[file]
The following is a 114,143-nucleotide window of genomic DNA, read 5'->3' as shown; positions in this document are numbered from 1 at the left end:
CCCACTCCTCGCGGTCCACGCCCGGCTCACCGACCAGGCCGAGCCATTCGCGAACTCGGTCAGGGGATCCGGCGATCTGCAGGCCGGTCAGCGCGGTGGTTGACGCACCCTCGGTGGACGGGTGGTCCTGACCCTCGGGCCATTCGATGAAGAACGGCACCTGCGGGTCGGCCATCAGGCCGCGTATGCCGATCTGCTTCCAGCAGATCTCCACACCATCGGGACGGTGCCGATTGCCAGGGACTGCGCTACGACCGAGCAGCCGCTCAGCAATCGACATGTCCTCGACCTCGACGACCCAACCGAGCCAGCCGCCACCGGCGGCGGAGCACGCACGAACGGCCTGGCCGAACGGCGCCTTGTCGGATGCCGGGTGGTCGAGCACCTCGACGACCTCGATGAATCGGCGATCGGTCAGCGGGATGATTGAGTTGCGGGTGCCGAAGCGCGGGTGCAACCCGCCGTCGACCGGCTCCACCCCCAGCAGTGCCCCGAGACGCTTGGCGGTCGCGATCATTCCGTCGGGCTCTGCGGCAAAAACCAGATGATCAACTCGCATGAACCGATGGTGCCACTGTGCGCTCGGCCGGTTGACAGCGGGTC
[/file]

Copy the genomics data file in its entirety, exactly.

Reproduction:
The following is a 114,143-nucleotide window of genomic DNA, read 5'->3' as shown; positions in this document are numbered from 1 at the left end:
CCCACTCCTCGCGGTCCACGCCCGGCTCACCGACCAGGCCGAGCCATTCGCGAACTCGGTCAGGGGATCCGGCGATCTGCAGGCCGGTCAGCGCGGTGGTTGACGCACCCTCGGTGGACGGGTGGTCCTGACCCTCGGGCCATTCGATGAAGAACGGCACCTGCGGGTCGGCCATCAGGCCGCGTATGCCGATCTGCTTCCAGCAGATCTCCACACCATCGGGACGGTGCCGATTGCCAGGGACTGCGCTACGACCGAGCAGCCGCTCAGCAATCGACATGTCCTCGACCTCGACGACCCAACCGAGCCAGCCGCCACCGGCGGCGGAGCACGCACGAACGGCCTGGCCGAACGGCGCCTTGTCGGATGCCGGGTGGTCGAGCACCTCGACGACCTCGATGAATCGGCGATCGGTCAGCGGGATGATTGAGTTGCGGGTGCCGAAGCGCGGGTGCAACCCGCCGTCGACCGGCTCCACCCCCAGCAGTGCCCCGAGACGCTTGGCGGTCGCGATCATTCCGTCGGGCTCTGCGGCAAAAACCAGATGATCAACTCGCATGAACCGATGGTGCCACTGTGCGCTCGGCCGGTTGACAGCGGGTC